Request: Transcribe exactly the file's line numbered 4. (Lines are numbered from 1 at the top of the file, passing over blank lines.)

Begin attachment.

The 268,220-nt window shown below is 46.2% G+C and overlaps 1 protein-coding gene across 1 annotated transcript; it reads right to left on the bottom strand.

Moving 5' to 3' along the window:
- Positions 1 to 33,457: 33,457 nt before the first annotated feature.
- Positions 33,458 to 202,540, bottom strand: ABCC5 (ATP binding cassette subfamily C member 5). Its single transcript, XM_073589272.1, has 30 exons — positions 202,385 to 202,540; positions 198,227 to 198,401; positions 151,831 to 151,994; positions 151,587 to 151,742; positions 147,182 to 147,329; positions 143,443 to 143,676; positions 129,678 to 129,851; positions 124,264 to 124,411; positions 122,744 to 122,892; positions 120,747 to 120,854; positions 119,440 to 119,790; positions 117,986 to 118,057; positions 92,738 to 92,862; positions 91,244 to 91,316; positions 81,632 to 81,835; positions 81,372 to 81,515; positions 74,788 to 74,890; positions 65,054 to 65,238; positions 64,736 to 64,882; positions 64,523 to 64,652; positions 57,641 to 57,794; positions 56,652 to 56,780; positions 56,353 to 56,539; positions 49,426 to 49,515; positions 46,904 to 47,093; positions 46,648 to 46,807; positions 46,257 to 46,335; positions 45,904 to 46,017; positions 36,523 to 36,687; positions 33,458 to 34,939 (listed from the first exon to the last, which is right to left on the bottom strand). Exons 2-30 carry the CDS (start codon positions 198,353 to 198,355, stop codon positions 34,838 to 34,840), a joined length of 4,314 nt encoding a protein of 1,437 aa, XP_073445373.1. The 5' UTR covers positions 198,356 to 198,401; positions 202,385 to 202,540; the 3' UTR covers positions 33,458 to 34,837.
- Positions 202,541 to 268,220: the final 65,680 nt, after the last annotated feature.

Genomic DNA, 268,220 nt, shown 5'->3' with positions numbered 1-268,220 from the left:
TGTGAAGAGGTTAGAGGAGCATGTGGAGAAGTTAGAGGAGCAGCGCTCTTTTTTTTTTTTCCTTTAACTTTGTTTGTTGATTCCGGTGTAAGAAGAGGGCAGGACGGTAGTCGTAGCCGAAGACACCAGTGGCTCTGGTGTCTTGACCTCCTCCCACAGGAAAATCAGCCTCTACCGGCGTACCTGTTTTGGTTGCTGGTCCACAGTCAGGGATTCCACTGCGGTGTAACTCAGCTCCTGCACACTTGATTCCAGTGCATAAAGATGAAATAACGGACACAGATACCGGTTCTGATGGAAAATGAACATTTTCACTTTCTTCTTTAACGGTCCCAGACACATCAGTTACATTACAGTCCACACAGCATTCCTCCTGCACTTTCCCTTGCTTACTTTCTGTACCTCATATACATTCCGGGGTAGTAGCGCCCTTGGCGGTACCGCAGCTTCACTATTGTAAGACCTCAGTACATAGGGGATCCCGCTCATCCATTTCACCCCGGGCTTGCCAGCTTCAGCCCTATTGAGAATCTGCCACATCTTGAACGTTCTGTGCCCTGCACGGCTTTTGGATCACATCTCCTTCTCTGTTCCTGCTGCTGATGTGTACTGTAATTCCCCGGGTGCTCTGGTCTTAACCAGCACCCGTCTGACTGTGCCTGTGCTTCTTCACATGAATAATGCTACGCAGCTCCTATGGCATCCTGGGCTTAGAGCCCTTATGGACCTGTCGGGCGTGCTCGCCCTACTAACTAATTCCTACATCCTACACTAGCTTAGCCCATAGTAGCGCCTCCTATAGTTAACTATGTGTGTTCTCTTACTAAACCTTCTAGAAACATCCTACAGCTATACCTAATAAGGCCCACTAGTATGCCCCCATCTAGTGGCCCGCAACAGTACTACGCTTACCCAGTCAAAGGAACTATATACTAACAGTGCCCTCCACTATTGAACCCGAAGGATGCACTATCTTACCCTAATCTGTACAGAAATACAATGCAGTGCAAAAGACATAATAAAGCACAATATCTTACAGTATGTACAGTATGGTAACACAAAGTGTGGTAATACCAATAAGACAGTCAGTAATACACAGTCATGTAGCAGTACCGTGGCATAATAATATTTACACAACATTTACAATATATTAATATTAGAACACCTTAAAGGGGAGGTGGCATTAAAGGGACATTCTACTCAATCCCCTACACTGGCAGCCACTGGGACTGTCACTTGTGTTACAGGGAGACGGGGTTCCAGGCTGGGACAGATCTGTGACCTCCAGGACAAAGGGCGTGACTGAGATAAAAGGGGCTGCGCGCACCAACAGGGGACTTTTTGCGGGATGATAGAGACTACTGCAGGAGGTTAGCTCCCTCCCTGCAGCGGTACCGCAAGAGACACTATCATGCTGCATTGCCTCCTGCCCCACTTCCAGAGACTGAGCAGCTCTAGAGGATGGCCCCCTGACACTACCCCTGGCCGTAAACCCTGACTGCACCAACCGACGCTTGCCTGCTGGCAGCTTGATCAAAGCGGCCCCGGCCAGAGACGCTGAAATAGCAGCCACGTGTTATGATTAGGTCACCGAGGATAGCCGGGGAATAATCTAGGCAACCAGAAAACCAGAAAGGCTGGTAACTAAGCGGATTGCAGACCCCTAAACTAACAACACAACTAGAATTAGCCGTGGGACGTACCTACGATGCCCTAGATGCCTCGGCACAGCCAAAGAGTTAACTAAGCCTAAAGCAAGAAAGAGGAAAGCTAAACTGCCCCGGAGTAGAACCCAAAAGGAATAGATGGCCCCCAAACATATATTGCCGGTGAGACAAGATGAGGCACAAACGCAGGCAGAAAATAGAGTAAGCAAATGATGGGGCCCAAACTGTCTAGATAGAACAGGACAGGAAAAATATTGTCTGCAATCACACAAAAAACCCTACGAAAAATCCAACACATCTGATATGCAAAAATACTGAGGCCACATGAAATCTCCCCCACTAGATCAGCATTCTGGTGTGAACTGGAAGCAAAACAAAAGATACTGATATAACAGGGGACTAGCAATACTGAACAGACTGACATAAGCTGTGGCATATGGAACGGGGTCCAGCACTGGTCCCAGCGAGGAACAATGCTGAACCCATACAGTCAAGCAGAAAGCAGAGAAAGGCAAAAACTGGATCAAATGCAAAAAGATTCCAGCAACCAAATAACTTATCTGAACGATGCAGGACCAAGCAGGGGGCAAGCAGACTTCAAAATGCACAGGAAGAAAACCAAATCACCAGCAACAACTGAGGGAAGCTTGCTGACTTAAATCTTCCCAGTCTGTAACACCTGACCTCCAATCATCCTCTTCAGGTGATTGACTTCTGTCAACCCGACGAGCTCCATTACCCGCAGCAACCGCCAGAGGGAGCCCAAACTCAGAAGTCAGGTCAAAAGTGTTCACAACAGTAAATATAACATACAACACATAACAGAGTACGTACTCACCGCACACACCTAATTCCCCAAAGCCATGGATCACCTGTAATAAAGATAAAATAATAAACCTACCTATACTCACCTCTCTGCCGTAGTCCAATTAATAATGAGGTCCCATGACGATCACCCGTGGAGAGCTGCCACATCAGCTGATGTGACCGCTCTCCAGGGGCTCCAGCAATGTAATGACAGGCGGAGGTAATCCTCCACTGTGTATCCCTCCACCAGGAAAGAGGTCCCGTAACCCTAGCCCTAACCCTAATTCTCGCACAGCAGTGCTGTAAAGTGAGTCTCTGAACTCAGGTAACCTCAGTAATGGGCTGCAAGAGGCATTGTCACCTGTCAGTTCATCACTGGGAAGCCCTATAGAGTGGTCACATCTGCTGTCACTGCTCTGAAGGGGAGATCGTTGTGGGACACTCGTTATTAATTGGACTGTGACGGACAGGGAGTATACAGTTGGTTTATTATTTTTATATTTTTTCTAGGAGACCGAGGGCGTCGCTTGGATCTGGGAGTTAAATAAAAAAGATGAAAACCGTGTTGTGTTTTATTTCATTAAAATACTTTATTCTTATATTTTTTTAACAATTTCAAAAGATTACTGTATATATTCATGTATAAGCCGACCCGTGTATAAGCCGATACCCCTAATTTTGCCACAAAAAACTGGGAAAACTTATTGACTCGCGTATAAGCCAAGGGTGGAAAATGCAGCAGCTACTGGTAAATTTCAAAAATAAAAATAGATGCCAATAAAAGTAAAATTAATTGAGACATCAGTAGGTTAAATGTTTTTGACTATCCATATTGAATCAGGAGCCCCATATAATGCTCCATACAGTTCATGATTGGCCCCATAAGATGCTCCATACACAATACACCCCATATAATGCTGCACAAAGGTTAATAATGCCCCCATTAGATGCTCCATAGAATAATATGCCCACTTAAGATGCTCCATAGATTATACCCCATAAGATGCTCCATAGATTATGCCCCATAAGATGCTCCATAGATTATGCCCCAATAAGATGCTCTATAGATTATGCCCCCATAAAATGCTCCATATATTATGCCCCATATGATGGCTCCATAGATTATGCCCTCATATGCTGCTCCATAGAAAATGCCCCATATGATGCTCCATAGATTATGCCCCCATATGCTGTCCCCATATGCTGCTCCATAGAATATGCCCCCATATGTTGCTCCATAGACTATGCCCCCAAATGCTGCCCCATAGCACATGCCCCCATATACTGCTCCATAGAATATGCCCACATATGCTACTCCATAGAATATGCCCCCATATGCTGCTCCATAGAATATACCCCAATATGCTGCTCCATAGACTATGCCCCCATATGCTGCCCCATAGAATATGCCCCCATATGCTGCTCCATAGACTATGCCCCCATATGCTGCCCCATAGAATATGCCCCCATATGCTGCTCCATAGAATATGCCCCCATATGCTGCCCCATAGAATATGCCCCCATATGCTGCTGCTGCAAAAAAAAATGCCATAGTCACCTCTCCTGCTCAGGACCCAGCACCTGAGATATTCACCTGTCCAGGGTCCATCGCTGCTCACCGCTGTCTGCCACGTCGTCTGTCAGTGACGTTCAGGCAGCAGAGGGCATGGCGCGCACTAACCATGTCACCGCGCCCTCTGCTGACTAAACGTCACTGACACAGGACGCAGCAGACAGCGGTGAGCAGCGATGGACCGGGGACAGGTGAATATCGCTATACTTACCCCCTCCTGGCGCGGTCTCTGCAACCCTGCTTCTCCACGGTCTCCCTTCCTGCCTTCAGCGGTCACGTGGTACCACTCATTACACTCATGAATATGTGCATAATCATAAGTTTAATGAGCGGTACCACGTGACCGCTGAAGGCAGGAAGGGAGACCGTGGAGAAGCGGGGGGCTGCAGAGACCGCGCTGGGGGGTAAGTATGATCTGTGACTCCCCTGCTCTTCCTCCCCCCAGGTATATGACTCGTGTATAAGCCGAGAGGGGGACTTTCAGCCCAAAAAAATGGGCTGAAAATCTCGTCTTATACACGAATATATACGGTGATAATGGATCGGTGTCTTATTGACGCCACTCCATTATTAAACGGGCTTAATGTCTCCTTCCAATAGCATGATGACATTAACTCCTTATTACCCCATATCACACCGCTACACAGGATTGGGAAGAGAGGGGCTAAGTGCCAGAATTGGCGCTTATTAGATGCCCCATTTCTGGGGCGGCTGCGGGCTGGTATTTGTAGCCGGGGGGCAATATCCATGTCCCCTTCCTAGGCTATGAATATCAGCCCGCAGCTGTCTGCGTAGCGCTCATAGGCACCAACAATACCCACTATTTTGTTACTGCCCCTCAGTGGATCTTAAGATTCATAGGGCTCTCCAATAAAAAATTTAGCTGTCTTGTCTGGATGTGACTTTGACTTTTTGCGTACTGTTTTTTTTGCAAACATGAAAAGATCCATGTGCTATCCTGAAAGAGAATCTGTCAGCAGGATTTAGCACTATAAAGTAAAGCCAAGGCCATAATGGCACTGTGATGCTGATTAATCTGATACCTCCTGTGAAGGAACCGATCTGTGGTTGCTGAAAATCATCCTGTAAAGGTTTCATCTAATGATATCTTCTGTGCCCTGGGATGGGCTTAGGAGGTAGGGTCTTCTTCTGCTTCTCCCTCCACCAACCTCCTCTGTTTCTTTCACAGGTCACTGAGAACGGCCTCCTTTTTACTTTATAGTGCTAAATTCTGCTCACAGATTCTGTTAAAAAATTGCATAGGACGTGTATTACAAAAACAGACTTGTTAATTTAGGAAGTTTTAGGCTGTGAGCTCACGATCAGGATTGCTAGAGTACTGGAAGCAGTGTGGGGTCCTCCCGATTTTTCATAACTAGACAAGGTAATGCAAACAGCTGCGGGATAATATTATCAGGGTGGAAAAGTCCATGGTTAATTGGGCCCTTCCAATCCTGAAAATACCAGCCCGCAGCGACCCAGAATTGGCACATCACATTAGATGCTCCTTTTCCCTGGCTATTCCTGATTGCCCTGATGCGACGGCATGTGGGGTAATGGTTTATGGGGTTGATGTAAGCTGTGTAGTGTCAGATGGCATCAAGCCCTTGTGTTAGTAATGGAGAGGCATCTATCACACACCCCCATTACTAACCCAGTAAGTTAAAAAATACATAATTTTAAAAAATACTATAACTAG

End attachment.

- Positions 33,458 to 202,540, bottom strand: ABCC5 (ATP binding cassette subfamily C member 5). Its single transcript, XM_073589272.1, has 30 exons — positions 202,385 to 202,540; positions 198,227 to 198,401; positions 151,831 to 151,994; positions 151,587 to 151,742; positions 147,182 to 147,329; positions 143,443 to 143,676; positions 129,678 to 129,851; positions 124,264 to 124,411; positions 122,744 to 122,892; positions 120,747 to 120,854; positions 119,440 to 119,790; positions 117,986 to 118,057; positions 92,738 to 92,862; positions 91,244 to 91,316; positions 81,632 to 81,835; positions 81,372 to 81,515; positions 74,788 to 74,890; positions 65,054 to 65,238; positions 64,736 to 64,882; positions 64,523 to 64,652; positions 57,641 to 57,794; positions 56,652 to 56,780; positions 56,353 to 56,539; positions 49,426 to 49,515; positions 46,904 to 47,093; positions 46,648 to 46,807; positions 46,257 to 46,335; positions 45,904 to 46,017; positions 36,523 to 36,687; positions 33,458 to 34,939 (listed from the first exon to the last, which is right to left on the bottom strand). Exons 2-30 carry the CDS (start codon positions 198,353 to 198,355, stop codon positions 34,838 to 34,840), a joined length of 4,314 nt encoding a protein of 1,437 aa, XP_073445373.1. The 5' UTR covers positions 198,356 to 198,401; positions 202,385 to 202,540; the 3' UTR covers positions 33,458 to 34,837.